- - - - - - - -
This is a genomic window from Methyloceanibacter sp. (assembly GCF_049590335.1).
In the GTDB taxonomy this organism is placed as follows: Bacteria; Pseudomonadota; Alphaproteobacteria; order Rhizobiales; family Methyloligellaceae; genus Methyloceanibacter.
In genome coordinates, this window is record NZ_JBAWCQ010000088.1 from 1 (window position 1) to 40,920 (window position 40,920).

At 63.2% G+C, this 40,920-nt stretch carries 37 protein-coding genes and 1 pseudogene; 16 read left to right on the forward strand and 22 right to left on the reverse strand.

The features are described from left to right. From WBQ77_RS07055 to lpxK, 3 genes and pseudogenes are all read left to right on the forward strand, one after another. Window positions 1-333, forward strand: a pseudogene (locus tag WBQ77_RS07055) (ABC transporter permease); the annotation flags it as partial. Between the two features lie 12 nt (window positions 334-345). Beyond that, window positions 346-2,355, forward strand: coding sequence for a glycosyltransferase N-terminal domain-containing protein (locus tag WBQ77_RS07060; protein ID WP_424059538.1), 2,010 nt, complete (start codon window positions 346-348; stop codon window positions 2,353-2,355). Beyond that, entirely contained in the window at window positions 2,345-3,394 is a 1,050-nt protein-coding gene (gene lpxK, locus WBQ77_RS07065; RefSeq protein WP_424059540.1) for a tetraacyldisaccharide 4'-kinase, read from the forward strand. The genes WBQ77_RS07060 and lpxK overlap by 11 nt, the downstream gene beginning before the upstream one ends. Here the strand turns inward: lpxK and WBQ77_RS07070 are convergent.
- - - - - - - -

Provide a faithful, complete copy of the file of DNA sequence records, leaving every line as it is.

This is a genomic window from Methyloceanibacter sp. (assembly GCF_049590335.1).
In the GTDB taxonomy this organism is placed as follows: Bacteria; Pseudomonadota; Alphaproteobacteria; order Rhizobiales; family Methyloligellaceae; genus Methyloceanibacter.
In genome coordinates, this window is record NZ_JBAWCQ010000088.1 from 1 (window position 1) to 40,920 (window position 40,920).

At 63.2% G+C, this 40,920-nt stretch carries 37 protein-coding genes and 1 pseudogene; 16 read left to right on the forward strand and 22 right to left on the reverse strand.

The features are described from left to right. From WBQ77_RS07055 to lpxK, 3 genes and pseudogenes are all read left to right on the forward strand, one after another. Window positions 1-333, forward strand: a pseudogene (locus tag WBQ77_RS07055) (ABC transporter permease); the annotation flags it as partial. Between the two features lie 12 nt (window positions 334-345). Beyond that, window positions 346-2,355, forward strand: coding sequence for a glycosyltransferase N-terminal domain-containing protein (locus tag WBQ77_RS07060; protein ID WP_424059538.1), 2,010 nt, complete (start codon window positions 346-348; stop codon window positions 2,353-2,355). Beyond that, entirely contained in the window at window positions 2,345-3,394 is a 1,050-nt protein-coding gene (gene lpxK, locus WBQ77_RS07065; RefSeq protein WP_424059540.1) for a tetraacyldisaccharide 4'-kinase, read from the forward strand. The genes WBQ77_RS07060 and lpxK overlap by 11 nt, the downstream gene beginning before the upstream one ends. Here the strand turns inward: lpxK and WBQ77_RS07070 are convergent.